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Hundreds of billions earmarked for ‘levelling-up’ projects could be squandered without better co-ordination, say MPs

The cross-part group of MPs is calling on the Government to explain what 'levelling up' means (PA)

3 min read

The Government risks squandering hundreds of billions of pounds earmarked for infrastructure projects unless there is better local coordination, according to a cross-party group of MPs.

A senior Tory is calling for residents to be consulted at "a much earlier stage" and on ministers to properly explain what it means by its "levelling up" mantra.

The recommendations come in a report by the Public Administration and Constitutional Affairs Committee (PACAC), which warns without long-term tracking of performance and greater transparency over delivery a string of high-profile schemes will not deliver value for money.

The Government promised to invest £640billion in projects across the UK in the wake of the election, with a £5bn package of Coronavirus “bounce back” spending also earmarked.

The PACAC report says: “At present the overall aims of this significant boost in infrastructure spending remain ill-defined. 

“The Government must clarify what it means by ‘levelling up’ and set out a coherent plan for co-ordinated infrastructure investment that will deliver defined long-term benefits at a local and national level. 

“Greater detail must also be provided on the data that will be used to assess performance, including how this will be recorded and published.”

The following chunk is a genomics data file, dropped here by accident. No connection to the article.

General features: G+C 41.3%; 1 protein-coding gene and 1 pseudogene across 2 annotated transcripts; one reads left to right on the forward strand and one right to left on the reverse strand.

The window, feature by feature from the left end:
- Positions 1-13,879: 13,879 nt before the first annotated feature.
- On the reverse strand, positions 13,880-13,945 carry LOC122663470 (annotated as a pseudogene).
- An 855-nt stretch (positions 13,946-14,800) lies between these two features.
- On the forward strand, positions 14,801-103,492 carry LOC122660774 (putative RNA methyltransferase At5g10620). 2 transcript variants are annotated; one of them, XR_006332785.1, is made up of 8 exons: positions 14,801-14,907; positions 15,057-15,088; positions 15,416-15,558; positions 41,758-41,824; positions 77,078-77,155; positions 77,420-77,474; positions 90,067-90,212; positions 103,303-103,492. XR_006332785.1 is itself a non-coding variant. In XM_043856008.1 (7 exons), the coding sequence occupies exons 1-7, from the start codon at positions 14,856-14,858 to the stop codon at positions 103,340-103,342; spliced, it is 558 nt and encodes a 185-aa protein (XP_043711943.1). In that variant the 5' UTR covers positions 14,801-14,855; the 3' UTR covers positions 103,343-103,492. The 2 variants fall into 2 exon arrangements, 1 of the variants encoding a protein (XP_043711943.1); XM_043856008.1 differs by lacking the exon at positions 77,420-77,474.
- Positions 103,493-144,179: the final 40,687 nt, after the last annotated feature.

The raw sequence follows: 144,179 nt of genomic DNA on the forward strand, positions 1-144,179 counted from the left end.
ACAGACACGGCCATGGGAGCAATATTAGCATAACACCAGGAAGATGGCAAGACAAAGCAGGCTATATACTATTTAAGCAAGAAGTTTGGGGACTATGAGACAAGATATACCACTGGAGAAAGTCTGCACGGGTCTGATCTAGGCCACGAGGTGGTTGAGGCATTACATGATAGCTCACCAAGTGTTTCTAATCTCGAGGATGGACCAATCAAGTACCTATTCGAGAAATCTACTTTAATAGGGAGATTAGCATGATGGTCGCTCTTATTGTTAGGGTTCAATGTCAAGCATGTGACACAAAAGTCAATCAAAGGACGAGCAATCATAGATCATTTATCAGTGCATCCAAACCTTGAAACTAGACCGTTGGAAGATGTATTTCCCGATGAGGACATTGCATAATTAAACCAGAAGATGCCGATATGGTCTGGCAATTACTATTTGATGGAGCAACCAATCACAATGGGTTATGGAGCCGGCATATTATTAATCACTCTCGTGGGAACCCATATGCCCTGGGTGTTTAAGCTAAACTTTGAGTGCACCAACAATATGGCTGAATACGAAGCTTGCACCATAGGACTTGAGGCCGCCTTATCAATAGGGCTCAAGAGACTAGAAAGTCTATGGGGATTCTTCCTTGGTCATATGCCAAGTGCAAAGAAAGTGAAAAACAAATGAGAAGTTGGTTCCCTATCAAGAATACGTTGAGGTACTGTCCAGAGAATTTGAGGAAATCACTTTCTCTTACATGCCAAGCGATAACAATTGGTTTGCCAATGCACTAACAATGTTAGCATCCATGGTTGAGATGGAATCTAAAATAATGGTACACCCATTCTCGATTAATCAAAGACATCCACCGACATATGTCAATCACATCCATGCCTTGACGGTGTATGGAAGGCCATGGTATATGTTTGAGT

The committee is also calling for the long-awaited National Infrastructure Strategy to be published as soon as possible, and before more money is assigned to any new projects. 

And its chairman, Conservative MP William Wragg, said more engagement is needed with the public at the local level about infrastructure.

"It will be critical not just to get local support for infrastructure projects, but getting local input in identifying problems and developing solutions must be better supported and become a feature of programme development at a much earlier stage,” he said.

"Investing time at the outset to make sure everyone is clear about the aims and proposed benefits, alongside a change in the culture of how major projects are developed and managed, should mean that this transformative change is achievable."

Mr Wragg also urged the Government to be clearer on what its goals are, adding: "Developing grand infrastructure projects must not become an end in itself and we must move away from the short-term view that measures the value of major projects in terms of whether they are finished on time and at the expected cost.

"As the nation embarks on a period of significant infrastructure spending, we must focus on how much they deliver the benefits they set out to achieve and were the basis for being given the go-ahead.”

In response Cllr David Renard from the Local Government Association said: “The Committee is absolutely right to say the Government’s infrastructure projects need to be more responsive to local need, with local support and local input.

“To do this the Government should engage with councils on projects at the earliest stage, to ensure the voice of local communities is heard.”

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